"[Recently] legislators in several states introduced bills that would create the presumption that any person who has been declared legally incompetent to make decisions affecting medical treatment or care would, in the absence of a carefully written advance directive that met specific statutory requirements, choose to receive ANH to sustain life. To withdraw ANH in these situations, the patient’s surrogate would have to prove by a clear and convincing standard that the patient would have chosen to have ANH withdrawn in the current circumstances. Furthermore, this proposed legislation would establish that elected officials, who in existing law have no legal standing as an "interested party" in such cases, would have the same right to challenge the administration or withdrawal of ANH as any true "interested party" (i.e., spouses, relatives) would. As of mid-February 2006, 20 bills, based upon model legislation from the National Right to Life Committee (NRLC), had been introduced in 13 states. Another 14 bills were modified to add additional restrictions."
These laws could, then, strip patients' families (and even legally designated health care powers of attorney) of the right to carefully deliberate over what their loved ones would want--what would be in their best interest--and give that power to the state/elected officials, at least when it comes to decisions about tube feeds. In a country in which people holding national office are willing to diagnose states of prolonged unconsciousness from watching 4 minutes of video and pass laws based on such tele-diagnoses, this is clearly not a good thing. I'm actually not sure of the status of these proposals: there hasn't been one in Wisconsin where I practice--leave comments if you know if any of these laws had been passed. I was under the impression that many of the proposals had failed to go anywhere in state legislatures because, among other things, a large majority of Americans think this is wrong--none of the state's business.
The statement is clear that the AAN doesn't endorse the withdrawing of ANH in permanently incapacitated patients of course, just when their loved ones believe it is a treatment the patient him/herself would reject, were they able to weigh in on it, upholding the long-held principle of patient autonomy over what is done to & stuck into her/his own body.
"The AAN opposes all state and federal legislation that would presume to prescribe a patient’s preferences for artificial hydration and nutrition. The AAN further opposes all state and federal legislation that limits the ability of patients to declare their preferences for health care through the use of living wills and advance directives or by discussion of their wishes with their families or surrogate decision makers. The AAN opposes all state and federal legislation that gives legal standing to elected officials (or their designees) to intercede in private decisions regarding the use of ANH. The AAN opposes all state and federal legislation that expands judicial intervention in a patient’s decisions regarding the use of ANH. The AAN supports state and federal legislation that promotes a better understanding of patient preferences for medical care (including the development of advance directives, living wills, and durable power of attorney declarations; the creation of health care directive registries; and the indication of such information on official identification cards) in accordance with existing AAN policies."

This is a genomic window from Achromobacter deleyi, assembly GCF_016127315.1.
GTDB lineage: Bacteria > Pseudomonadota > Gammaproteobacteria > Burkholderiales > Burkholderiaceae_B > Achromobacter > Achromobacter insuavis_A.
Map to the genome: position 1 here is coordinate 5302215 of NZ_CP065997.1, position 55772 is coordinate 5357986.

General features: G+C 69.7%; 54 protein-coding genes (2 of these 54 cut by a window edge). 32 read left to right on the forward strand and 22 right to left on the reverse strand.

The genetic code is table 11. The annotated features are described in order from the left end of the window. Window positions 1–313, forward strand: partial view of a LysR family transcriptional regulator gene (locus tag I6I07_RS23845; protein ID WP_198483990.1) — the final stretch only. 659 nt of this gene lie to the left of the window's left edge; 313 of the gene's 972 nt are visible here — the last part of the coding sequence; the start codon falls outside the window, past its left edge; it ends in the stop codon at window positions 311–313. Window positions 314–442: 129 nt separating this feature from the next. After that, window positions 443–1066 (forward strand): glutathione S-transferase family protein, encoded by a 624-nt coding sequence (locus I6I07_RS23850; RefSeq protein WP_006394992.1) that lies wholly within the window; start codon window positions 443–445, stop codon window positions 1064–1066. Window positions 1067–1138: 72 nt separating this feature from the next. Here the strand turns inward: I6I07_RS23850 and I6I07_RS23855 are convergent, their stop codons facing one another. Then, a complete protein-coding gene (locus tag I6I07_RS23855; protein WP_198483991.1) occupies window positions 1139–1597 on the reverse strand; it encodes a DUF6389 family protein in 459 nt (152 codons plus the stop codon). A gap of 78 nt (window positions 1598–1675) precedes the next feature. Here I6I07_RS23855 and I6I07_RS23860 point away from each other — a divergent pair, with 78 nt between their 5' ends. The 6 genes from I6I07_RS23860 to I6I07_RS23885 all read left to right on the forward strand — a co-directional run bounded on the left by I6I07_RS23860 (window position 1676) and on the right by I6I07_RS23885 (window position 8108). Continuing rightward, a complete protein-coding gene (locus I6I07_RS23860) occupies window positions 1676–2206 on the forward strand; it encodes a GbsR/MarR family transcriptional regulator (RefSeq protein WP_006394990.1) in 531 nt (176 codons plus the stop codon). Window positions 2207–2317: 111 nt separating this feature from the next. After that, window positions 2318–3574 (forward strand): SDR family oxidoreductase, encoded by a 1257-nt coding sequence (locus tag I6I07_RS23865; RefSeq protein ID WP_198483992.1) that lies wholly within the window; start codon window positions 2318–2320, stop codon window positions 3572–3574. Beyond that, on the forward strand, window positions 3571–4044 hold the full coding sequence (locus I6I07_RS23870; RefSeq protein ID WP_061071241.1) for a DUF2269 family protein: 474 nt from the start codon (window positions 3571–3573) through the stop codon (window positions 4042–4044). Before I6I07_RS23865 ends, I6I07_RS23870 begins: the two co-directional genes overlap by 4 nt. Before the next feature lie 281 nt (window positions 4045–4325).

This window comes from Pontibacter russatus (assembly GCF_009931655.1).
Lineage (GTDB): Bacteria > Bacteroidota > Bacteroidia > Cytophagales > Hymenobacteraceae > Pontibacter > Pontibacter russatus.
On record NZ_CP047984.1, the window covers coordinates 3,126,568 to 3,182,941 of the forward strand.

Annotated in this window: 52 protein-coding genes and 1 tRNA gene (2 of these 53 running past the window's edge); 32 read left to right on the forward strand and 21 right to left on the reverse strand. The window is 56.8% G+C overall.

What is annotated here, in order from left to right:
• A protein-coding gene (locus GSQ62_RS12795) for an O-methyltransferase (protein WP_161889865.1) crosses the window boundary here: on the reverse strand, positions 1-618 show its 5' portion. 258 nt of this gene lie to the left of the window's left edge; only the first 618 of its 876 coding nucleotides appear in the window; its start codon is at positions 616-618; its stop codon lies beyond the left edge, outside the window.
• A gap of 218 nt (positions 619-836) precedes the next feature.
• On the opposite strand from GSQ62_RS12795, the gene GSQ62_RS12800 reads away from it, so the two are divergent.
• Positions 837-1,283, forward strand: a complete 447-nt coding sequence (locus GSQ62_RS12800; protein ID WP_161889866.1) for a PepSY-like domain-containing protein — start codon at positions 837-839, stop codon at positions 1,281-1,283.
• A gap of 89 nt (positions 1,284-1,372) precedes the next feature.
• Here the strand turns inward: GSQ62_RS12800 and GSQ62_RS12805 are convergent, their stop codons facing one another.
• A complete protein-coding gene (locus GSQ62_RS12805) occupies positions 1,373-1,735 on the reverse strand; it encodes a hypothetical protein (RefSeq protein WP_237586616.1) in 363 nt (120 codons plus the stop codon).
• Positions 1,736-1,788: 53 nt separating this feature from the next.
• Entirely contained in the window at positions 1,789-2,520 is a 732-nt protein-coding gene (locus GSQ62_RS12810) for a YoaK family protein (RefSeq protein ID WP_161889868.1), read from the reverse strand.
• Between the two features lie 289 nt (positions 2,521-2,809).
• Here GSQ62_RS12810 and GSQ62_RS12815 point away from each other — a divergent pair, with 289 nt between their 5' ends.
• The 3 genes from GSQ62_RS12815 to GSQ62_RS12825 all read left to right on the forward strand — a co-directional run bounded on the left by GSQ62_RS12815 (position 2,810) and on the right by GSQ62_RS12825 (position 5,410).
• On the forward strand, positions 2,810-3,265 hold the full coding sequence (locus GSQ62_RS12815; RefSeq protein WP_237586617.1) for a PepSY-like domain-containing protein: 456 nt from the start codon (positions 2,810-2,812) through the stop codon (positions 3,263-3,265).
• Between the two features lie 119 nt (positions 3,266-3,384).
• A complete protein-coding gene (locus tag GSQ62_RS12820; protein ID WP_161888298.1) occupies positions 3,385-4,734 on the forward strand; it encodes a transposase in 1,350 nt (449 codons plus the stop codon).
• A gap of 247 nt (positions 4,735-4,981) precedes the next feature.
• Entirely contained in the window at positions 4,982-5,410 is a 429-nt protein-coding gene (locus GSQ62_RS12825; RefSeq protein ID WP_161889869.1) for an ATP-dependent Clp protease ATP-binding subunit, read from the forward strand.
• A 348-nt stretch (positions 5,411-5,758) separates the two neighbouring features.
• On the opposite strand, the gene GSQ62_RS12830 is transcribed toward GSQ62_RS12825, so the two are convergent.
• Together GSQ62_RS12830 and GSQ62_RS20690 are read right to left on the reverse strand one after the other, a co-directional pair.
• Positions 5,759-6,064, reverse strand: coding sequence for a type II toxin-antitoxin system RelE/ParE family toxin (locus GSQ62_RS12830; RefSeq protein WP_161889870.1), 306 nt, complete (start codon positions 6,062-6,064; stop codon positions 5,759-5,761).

There's also a supporting editorial (TOC here) which talks about the role of the neurologist in discussing prognosis & treatment options/limitations etc. with the families of these patients. It's clearly written by a neurologist whose seen his share of poorly run family conferences. The image above is from the editorial--I have been so taken by its whimsical but straight-forward depiction of everything (well not even everything) that can go wrong in family conferences that I've decided to post it here, copyright concerns aside.
And for a complete change of tone: The Onion is now posting video 'news' clips. Today's is about how having a friend with cancer is good for your health. It's hilarious, and rather obnoxious, and if you want it could be interpreted as a commentary on cancer patients being culturally and socially erased by their disease: their face of suffering, disease, and death--hard to look at--being pushed aside by the face of health, vitality, and 'hope.' (Thanks to alert reader Dr. Steve Rommelfanger for alerting me to this.)
A Friend's Cancer: Good For Your Health?